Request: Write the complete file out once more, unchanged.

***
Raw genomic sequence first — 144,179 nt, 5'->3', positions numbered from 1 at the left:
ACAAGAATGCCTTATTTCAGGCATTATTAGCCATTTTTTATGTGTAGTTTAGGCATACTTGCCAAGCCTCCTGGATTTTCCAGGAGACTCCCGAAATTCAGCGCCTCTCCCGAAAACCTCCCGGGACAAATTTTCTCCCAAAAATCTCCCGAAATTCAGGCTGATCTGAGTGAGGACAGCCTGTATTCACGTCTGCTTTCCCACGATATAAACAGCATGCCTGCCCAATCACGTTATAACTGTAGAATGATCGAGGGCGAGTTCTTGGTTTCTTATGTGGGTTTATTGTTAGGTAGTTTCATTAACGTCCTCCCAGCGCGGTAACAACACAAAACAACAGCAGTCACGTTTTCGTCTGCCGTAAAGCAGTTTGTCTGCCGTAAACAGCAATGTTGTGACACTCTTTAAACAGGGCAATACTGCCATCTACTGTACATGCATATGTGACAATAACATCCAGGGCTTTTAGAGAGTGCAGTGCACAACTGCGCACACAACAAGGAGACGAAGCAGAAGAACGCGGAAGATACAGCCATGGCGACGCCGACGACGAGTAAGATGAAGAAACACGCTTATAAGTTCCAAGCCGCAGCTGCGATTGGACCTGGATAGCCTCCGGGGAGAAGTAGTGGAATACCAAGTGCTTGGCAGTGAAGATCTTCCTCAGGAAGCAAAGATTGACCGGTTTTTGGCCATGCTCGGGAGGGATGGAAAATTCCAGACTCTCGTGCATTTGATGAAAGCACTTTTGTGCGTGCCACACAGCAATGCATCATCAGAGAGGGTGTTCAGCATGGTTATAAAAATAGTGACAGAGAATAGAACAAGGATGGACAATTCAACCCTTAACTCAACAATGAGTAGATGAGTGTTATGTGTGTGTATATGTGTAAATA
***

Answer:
Raw genomic sequence first — 144,179 nt, 5'->3', positions numbered from 1 at the left:
ACAAGAATGCCTTATTTCAGGCATTATTAGCCATTTTTTATGTGTAGTTTAGGCATACTTGCCAAGCCTCCTGGATTTTCCAGGAGACTCCCGAAATTCAGCGCCTCTCCCGAAAACCTCCCGGGACAAATTTTCTCCCAAAAATCTCCCGAAATTCAGGCTGATCTGAGTGAGGACAGCCTGTATTCACGTCTGCTTTCCCACGATATAAACAGCATGCCTGCCCAATCACGTTATAACTGTAGAATGATCGAGGGCGAGTTCTTGGTTTCTTATGTGGGTTTATTGTTAGGTAGTTTCATTAACGTCCTCCCAGCGCGGTAACAACACAAAACAACAGCAGTCACGTTTTCGTCTGCCGTAAAGCAGTTTGTCTGCCGTAAACAGCAATGTTGTGACACTCTTTAAACAGGGCAATACTGCCATCTACTGTACATGCATATGTGACAATAACATCCAGGGCTTTTAGAGAGTGCAGTGCACAACTGCGCACACAACAAGGAGACGAAGCAGAAGAACGCGGAAGATACAGCCATGGCGACGCCGACGACGAGTAAGATGAAGAAACACGCTTATAAGTTCCAAGCCGCAGCTGCGATTGGACCTGGATAGCCTCCGGGGAGAAGTAGTGGAATACCAAGTGCTTGGCAGTGAAGATCTTCCTCAGGAAGCAAAGATTGACCGGTTTTTGGCCATGCTCGGGAGGGATGGAAAATTCCAGACTCTCGTGCATTTGATGAAAGCACTTTTGTGCGTGCCACACAGCAATGCATCATCAGAGAGGGTGTTCAGCATGGTTATAAAAATAGTGACAGAGAATAGAACAAGGATGGACAATTCAACCCTTAACTCAACAATGAGTAGATGAGTGTTATGTGTGTGTATATGTGTAAATA